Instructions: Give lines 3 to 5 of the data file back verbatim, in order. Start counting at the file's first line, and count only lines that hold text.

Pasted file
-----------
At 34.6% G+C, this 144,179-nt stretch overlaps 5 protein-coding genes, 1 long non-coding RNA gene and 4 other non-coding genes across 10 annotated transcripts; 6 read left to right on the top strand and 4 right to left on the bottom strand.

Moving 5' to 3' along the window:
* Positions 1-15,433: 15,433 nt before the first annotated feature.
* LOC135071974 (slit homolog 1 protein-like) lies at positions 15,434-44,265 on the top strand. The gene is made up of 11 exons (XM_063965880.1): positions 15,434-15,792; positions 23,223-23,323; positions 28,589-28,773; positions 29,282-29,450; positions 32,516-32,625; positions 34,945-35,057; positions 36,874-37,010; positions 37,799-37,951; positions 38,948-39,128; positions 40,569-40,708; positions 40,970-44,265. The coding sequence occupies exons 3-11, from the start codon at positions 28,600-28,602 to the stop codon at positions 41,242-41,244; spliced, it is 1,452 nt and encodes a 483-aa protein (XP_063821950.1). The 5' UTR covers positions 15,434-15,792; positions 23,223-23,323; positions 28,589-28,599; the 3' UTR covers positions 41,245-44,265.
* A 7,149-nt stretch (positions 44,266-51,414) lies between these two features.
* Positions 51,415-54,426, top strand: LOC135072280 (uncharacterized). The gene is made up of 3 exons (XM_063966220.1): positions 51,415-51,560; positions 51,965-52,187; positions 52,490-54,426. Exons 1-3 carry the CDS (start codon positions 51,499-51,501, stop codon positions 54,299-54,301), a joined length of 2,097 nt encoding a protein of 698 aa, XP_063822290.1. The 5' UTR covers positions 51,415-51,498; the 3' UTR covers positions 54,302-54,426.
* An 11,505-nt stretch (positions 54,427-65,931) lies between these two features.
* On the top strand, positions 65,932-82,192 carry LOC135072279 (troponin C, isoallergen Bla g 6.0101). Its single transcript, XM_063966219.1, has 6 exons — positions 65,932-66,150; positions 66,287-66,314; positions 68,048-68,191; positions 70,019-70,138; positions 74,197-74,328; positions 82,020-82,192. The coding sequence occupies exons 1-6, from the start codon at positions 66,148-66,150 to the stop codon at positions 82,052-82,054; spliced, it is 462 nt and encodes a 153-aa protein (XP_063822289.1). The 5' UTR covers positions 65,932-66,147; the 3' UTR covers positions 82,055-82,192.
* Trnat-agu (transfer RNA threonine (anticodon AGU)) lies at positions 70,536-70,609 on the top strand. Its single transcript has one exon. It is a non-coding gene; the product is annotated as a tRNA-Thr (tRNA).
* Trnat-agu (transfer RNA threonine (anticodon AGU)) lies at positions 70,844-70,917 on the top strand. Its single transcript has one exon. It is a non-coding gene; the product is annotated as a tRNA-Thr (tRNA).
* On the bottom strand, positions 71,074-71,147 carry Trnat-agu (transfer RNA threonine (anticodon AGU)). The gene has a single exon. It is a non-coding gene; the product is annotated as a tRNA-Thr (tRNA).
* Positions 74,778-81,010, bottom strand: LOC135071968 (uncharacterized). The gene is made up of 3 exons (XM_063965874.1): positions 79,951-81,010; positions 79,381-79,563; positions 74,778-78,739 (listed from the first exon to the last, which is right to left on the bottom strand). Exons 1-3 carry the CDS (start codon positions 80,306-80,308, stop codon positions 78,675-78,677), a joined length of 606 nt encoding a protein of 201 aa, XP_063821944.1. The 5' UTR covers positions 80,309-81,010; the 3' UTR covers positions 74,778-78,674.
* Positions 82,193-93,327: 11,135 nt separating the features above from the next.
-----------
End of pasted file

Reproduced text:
* Positions 1-15,433: 15,433 nt before the first annotated feature.
* LOC135071974 (slit homolog 1 protein-like) lies at positions 15,434-44,265 on the top strand. The gene is made up of 11 exons (XM_063965880.1): positions 15,434-15,792; positions 23,223-23,323; positions 28,589-28,773; positions 29,282-29,450; positions 32,516-32,625; positions 34,945-35,057; positions 36,874-37,010; positions 37,799-37,951; positions 38,948-39,128; positions 40,569-40,708; positions 40,970-44,265. The coding sequence occupies exons 3-11, from the start codon at positions 28,600-28,602 to the stop codon at positions 41,242-41,244; spliced, it is 1,452 nt and encodes a 483-aa protein (XP_063821950.1). The 5' UTR covers positions 15,434-15,792; positions 23,223-23,323; positions 28,589-28,599; the 3' UTR covers positions 41,245-44,265.
* A 7,149-nt stretch (positions 44,266-51,414) lies between these two features.